A SWIFT code, also commonly known as a BIC Code, is a standard format to uniquely identify all banks and financial institutions across the world. The SWIFT code is a standard format for Business Identifier Codes (BIC).
If you transmit money across international lines you nearly always need to use a SWIFT code, as it’s the way banks, financial institutions and money transfer services figure out where the money needs to go. You can think of a SWIFT code a bit like an international postal code. Your bank can use the SWIFT/BIC code to find another bank on the other side of the world. Just like sending mail to an incorrect ZIP/postal code means it could get lost or returned, the same applies for your money and an incorrect SWIFT code.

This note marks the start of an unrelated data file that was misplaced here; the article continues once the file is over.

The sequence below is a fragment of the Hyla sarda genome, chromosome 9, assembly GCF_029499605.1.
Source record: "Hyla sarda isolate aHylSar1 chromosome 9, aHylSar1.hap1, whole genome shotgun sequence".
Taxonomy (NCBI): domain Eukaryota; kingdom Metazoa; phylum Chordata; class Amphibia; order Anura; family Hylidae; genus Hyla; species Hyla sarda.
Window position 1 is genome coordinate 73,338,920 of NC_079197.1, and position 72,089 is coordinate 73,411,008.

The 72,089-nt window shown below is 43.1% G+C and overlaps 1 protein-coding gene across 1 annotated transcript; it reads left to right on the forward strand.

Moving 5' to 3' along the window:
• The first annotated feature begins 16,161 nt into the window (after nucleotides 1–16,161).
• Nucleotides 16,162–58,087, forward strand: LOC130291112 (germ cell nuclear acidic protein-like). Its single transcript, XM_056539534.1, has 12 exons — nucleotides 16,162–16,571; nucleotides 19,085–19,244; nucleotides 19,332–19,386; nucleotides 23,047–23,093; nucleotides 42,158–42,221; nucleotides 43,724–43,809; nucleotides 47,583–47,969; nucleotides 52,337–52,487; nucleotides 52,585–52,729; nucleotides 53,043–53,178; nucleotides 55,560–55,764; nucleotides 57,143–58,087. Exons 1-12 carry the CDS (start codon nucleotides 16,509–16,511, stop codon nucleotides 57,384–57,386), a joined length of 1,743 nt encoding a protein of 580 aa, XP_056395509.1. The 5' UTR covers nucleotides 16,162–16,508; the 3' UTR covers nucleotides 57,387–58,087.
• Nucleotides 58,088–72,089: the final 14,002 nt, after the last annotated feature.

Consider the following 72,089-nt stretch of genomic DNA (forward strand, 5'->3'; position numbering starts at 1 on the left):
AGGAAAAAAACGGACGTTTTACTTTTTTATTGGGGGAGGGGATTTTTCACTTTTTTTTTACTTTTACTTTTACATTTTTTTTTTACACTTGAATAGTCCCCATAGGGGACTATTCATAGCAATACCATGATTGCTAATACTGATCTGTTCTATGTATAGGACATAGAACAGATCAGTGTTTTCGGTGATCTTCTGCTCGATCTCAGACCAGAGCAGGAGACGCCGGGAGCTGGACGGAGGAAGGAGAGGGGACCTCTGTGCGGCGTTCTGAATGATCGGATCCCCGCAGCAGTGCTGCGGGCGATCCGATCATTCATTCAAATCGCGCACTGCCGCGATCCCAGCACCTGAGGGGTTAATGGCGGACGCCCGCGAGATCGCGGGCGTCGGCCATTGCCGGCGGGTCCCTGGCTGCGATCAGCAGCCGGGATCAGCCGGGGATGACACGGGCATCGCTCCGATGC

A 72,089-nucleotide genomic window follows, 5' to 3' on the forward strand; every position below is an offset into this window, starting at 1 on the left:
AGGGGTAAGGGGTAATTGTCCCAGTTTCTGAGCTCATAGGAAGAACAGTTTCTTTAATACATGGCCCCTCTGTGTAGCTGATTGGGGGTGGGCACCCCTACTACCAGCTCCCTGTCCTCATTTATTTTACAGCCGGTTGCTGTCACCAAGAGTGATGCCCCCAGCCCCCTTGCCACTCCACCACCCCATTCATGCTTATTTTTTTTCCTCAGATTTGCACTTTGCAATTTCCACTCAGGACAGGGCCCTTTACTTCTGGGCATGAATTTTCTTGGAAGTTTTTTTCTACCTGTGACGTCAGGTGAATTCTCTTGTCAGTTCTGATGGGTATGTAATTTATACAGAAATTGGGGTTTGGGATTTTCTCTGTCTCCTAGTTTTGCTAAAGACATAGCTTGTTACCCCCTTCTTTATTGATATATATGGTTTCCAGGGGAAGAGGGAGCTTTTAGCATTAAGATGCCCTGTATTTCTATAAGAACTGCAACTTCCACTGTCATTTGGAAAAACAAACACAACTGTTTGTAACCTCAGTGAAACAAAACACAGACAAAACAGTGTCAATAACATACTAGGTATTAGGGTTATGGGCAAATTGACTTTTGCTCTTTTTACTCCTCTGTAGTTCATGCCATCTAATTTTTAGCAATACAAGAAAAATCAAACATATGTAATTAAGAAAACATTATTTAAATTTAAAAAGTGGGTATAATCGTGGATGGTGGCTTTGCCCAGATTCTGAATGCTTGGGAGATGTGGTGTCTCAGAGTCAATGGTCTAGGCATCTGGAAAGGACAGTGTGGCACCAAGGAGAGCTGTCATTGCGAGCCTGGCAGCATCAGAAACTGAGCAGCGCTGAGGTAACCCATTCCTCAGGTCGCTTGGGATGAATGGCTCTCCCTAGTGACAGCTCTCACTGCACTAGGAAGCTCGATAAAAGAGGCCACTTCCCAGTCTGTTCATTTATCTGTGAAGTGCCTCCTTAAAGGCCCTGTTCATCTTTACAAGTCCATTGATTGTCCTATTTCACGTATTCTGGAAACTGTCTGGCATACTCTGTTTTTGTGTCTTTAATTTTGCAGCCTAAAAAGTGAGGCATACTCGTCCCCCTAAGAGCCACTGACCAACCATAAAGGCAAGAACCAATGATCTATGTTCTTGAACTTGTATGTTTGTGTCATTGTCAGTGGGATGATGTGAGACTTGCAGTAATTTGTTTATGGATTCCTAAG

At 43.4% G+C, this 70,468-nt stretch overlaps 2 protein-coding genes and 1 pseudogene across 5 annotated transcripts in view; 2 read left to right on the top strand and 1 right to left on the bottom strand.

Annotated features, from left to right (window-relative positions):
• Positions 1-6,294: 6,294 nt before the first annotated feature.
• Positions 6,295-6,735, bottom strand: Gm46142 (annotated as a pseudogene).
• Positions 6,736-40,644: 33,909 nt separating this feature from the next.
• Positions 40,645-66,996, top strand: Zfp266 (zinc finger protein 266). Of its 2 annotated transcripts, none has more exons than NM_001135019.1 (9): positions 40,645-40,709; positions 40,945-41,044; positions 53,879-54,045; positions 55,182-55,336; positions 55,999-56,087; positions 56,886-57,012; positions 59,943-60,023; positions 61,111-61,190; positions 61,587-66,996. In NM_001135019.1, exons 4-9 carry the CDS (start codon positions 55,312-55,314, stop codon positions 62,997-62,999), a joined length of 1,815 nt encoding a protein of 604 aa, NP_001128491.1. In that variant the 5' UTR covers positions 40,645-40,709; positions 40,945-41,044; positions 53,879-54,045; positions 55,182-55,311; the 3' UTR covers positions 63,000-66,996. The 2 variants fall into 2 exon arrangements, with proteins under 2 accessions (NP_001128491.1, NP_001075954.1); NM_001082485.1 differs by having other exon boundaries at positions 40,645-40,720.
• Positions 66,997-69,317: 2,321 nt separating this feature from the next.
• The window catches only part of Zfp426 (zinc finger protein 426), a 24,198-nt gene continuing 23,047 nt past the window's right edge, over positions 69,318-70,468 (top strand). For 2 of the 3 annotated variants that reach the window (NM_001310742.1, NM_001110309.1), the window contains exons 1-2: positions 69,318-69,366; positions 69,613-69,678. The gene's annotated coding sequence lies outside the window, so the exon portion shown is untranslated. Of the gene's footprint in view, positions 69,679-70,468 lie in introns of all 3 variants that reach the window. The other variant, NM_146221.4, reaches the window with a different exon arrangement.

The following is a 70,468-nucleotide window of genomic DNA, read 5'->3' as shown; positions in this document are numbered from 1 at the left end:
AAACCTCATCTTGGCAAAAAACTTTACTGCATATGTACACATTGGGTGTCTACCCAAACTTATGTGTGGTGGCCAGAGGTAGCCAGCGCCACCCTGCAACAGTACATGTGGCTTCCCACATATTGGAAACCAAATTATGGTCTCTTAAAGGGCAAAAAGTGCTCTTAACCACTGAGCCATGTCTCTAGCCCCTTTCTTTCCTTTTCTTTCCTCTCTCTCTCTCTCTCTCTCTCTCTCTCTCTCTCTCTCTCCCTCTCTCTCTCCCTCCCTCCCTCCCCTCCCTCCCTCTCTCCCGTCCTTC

A BIC/SWIFT code can be either 8 or 11 characters long:
AAAA BB CC DDD
There are 2 types of SWIFT code: live and passive. Live codes are for institutions who are actively connected to the SWIFT network while passive Codes are used for manual transactions. Passive SWIFT codes will have a 1 as the second digit of the 2 character location code.
SWIFT code registrations and management are the responsibility of "Society for Worldwide Interbank Financial Telecommunication" (“SWIFT”) which is located in La Hulpe, Belgium.
SWIFT is the registered trademark of S.W.I.F.T. SCRL with a registered address at Avenue Adèle 1, B-1310 La Hulpe, Belgium.